Thursday, March 29, 2007

More on the Iranians and the Sailors

By all accounts they're doing well enough, although it's unlikely that they're going anywhere soon. They were going to release one sailor, the sole woman, but it's been bogged down over the question of whether the Brits were in Iranian waters. Considering that's the entire legal question here, I doubt either side is going to easily back down on it.

The UK is complaining about the broadcasting of the prisoners on Iranian television. They're citing the same prohibitions on "exposing prisoners to national curiosity" that the Americans used against the Iraqis a while back. Two problems with that: Iran is not in a state of war with the UK, and the Coalition of the Willing has a very nasty habit of doing the same damned thing.

(Remember Saddam getting his teeth checked on TV? Because I do. Not a leg to stand on.)

As for exactly where all this happened, in Iraqi waters or Iranian, things are getting trickier. The Brits have used GPS devices to show that they were on the Iraqi side of a "notional line" extending from the Shatt-al-Arab waterway. The Iranians disagree, but their stated coordinates appear to be shifting around somewhat, raising questions about their credibility. The problem is that according to Craig Murray, that "notional line" may not be legitimate after all- that the Iranians and Iraqis had never set down exactly WHERE the line was, and wherever it is, it's probably not there:

The British Government has published a map showing the coordinates of the incident, well within an Iran/Iraq maritime border. The mainstream media and even the blogosphere has bought this hook, line and sinker.

But there are two colossal problems.

A) The Iran/Iraq maritime boundary shown on the British government map does not exist. It has been drawn up by the British Government. Only Iraq and Iran can agree their bilateral boundary, and they never have done this in the Gulf, only inside the Shatt because there it is the land border too. This published boundary is a fake with no legal force.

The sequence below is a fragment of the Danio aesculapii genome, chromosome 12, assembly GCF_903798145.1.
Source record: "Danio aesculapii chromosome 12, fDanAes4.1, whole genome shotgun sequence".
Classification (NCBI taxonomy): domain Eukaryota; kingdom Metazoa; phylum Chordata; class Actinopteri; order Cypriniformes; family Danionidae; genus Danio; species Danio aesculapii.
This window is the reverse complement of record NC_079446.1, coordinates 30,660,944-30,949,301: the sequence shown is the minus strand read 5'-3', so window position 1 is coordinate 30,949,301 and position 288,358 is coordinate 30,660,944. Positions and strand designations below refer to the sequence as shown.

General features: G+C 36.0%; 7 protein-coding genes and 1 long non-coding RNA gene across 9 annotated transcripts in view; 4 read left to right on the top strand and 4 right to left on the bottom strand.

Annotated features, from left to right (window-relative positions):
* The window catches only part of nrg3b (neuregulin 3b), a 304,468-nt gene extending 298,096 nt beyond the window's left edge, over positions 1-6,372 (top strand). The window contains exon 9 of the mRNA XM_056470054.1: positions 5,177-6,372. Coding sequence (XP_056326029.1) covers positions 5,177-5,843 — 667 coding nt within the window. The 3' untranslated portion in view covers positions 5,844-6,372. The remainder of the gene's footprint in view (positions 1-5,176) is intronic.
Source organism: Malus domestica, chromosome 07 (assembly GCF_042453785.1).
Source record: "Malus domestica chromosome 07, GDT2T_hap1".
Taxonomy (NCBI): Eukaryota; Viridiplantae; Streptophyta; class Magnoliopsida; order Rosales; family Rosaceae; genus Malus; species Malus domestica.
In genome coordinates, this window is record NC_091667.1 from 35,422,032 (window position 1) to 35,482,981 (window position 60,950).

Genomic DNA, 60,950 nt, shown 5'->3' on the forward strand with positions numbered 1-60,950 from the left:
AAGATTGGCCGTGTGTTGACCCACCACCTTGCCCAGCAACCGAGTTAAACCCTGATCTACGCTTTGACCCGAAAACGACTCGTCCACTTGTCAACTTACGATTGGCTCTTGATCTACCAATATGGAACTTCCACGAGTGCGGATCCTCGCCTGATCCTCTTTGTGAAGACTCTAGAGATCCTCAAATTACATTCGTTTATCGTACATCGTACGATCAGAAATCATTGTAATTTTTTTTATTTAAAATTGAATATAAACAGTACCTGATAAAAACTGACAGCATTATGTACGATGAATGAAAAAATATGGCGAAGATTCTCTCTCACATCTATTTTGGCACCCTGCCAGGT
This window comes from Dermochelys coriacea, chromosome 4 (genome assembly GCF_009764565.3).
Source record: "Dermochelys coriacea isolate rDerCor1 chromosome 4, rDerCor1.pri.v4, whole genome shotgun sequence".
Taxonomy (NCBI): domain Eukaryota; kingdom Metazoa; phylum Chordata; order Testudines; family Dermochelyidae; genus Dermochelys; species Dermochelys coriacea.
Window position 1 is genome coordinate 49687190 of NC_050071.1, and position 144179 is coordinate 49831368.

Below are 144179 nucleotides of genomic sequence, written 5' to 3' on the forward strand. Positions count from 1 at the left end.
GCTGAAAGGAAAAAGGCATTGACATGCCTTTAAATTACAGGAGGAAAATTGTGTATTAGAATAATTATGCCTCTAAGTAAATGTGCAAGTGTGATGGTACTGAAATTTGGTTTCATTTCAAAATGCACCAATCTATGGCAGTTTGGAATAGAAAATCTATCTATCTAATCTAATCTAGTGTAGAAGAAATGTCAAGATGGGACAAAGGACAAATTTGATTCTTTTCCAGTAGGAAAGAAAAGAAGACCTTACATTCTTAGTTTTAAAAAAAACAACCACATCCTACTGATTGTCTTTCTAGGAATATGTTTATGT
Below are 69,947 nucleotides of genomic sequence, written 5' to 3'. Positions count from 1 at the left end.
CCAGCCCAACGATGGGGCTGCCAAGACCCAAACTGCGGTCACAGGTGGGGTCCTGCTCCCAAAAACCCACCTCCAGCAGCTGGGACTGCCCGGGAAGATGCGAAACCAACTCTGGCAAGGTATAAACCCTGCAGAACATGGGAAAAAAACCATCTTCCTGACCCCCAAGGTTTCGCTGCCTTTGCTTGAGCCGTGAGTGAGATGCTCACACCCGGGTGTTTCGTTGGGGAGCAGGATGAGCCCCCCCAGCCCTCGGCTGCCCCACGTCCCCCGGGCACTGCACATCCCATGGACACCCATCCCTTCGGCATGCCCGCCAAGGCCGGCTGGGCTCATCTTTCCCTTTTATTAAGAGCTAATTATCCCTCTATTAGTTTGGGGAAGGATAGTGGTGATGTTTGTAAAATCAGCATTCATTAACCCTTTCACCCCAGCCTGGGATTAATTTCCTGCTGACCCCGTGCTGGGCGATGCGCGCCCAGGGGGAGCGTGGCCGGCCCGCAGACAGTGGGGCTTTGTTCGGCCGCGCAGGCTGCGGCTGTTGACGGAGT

B) Accepting the British coordinates for the position of both HMS Cornwall and the incident, both were closer to Iranian land than Iraqi land. Go on, print out the map and measure it. Which underlines the point that the British produced border is not a reliable one.

None of which changes the fact that the Iranians, having made their point, should have handed back the captives immediately. I pray they do so before this thing spirals out of control. But by producing a fake map of the Iran/Iraq boundary, notably unfavourable to Iran, we can only harden the Iranian position.
Can't disagree with this one bit.

Murray, by the way, has several other excellent posts on this.

Now, as for what's REALLY going on... I'm with Murray when he says that both sides are "acting like idiots". The Iranians should have released the soldiers by now; persisting in holding them only ratchets up the tension. Yes, the UK may spin it as a victory if they're released, but outside of Washington and a small bit of London, who'd buy it?

The UK, in turn, shouldn't be trying to spin the border, should have known in the first place that doing incredibly provocative activities in disputed waters is dodgy at best, and should make it clear that this isn't part of a hunt for a bombing campaign's casus belli, as that will make Iran dig in their heels further.

As to where this goes... I still think the UK is floundering somewhat. If Murray's points don't get out into the wider media, they might buy the UK's line. Since he was already mentioned on the BBC site, though, I think that cat's well out of the bag. I don't think going to the UN will help much; I'm sure they'll have backing from the US, but Russian and China are going to be a much harder sell, considering Iranian oil and China's paranoia about national sovereignty. They might get a resolution, but it'll be watered down.

More as it develops.

(Fixed some issues.)

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